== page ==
Banish Early Morning Zombification With The zom-b-gone!

Banish Early Morning Zombification With The zom-b-gone!

[Applied Procrastination] aka [Simen E. Sørensen] has a simple project to help those of us that struggle with early-morning zombification. By leveraging the backlight optics from a broken LCD monitor, it is possible to create an excellent diffused light source to simulate daylight, before your chosen waking time. The theory is that it is less shocking to the brain to be woken more gradually than an alarm may do. The increasing light level is to prepare the brain with a slowly increasing light level, reminiscent of daybreak, before being properly awoken by an alarm, regardless of the actual light level outdoors. This particularly useful for those of us in more northern regions, such as [Simen]’s native Norway, where mornings are very dark in the winter months.

Daylight is not purely a diffuse source however, it depends on the degree of atmospheric scattering, local reflections and such, but as far as we’re concerned here, we can just aim for as diffuse a light source a possible.

Source: DOI:10.1117/12.797854

The implementation makes use of the existing LCD metal frame, the light guide panel (usually a big hunk of acrylic covered in etched markings on one side) the diffuser/brightener sheet, and the prism sheet. A white LED strip mounted around the frame edge directs light into the light guide, which with a combination of total internal reflection and scattering on one side only, effectively turns the light through 90 degrees, and spreads it out evenly across that surface. The result of this optical sandwich is flat, even light, exactly what you want for a display, and also for simulating daylight.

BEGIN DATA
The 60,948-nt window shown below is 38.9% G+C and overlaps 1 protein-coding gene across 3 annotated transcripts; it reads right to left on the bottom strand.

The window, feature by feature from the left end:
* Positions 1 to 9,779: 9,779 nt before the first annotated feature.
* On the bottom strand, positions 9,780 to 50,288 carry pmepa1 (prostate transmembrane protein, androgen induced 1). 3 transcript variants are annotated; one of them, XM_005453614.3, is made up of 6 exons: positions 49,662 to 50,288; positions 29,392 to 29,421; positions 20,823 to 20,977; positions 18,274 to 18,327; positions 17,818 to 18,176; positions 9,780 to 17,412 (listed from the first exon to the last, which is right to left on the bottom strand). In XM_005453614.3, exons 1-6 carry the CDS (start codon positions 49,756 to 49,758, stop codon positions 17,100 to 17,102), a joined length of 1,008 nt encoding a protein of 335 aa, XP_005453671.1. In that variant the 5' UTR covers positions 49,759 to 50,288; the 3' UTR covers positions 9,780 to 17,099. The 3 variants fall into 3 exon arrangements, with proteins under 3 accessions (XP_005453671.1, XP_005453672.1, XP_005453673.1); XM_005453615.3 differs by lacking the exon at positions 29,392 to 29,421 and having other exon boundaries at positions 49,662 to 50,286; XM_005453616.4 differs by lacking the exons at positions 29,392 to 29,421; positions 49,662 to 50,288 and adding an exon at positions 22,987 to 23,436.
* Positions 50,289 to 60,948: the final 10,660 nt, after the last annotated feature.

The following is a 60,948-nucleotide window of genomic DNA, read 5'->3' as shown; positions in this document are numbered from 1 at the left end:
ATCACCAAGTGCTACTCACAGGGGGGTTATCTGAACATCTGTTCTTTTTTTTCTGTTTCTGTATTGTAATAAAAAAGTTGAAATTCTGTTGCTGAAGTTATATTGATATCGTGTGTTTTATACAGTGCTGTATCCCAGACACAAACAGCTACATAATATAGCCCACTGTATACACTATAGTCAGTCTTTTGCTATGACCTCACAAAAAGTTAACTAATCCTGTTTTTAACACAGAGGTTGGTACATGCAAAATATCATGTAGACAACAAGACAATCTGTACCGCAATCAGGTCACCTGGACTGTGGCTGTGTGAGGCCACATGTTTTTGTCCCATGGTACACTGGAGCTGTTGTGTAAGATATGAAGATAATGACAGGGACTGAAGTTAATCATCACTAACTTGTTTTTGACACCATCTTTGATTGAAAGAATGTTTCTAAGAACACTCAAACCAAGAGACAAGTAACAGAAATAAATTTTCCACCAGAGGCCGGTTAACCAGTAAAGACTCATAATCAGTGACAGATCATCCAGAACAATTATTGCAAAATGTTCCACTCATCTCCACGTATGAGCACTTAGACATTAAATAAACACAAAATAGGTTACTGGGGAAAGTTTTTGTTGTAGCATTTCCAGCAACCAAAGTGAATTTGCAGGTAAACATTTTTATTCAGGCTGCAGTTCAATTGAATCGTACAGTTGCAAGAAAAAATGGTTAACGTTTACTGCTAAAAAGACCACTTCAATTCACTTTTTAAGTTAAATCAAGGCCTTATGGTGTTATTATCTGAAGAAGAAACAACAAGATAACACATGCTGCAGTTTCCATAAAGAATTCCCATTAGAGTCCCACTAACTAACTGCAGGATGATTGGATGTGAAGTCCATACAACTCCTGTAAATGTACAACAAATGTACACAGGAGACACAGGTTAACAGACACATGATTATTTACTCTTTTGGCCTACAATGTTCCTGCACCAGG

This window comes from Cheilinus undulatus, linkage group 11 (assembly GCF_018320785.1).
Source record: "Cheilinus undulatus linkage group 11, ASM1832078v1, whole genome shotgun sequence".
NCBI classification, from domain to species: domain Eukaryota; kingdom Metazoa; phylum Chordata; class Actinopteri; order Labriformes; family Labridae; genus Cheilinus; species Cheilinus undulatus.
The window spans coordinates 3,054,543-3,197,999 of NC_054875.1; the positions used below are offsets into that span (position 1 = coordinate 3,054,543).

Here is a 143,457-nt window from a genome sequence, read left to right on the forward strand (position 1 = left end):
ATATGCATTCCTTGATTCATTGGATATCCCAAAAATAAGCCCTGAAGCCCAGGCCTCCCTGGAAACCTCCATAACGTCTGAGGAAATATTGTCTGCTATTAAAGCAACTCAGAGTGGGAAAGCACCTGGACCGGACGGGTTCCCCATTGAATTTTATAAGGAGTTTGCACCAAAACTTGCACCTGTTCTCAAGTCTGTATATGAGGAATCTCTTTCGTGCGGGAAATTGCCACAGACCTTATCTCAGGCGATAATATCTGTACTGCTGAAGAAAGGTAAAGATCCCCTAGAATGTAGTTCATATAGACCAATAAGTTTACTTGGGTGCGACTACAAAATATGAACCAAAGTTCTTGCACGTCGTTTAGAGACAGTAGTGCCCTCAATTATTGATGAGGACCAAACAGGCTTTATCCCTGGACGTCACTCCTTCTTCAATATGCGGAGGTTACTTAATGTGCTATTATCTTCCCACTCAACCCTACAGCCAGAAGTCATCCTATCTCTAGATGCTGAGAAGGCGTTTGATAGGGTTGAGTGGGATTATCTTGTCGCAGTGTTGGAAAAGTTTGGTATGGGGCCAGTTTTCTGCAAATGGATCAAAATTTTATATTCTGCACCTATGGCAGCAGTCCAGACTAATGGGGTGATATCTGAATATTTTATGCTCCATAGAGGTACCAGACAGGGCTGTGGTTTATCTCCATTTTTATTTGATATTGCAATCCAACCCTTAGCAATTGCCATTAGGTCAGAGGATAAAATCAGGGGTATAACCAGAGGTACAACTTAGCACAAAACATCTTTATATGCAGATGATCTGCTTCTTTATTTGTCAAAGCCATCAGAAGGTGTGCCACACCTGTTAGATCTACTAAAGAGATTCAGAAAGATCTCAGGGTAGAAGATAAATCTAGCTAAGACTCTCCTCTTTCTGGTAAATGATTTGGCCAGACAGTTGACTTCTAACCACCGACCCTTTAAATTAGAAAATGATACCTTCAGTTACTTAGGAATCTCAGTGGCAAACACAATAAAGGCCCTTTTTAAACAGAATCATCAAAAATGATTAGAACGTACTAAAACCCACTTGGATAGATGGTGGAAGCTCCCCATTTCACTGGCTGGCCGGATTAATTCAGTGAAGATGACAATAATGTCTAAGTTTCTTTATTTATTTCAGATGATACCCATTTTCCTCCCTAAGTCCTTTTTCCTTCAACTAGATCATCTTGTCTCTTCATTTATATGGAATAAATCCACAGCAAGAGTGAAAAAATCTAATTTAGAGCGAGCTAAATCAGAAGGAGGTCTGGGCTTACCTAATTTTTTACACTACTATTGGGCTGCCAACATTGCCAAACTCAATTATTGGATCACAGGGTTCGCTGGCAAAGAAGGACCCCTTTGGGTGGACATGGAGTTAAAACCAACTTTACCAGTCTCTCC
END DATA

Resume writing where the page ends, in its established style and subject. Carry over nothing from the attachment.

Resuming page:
Nestled beneath the expected 3D printed frame, is a custom PCB derived by smooshing together the designs from the Adafruit DS3231 RTC module and the Arduino Nano, an additional push button and rotary encoder complete the minimalistic UI, and allow the device to double up as general purpose lamp during the day. Despite a few wobbles with assembling the frame, and some incorrect PCB footprinting, the whole thing came together pretty nicely. This is a perfect thing to do with broken LCD monitors, eeking out a new life and keeping the amount of landfill to a minimum.

For further details of the hardware and codes, see the Zom-b-Gone Github.

 

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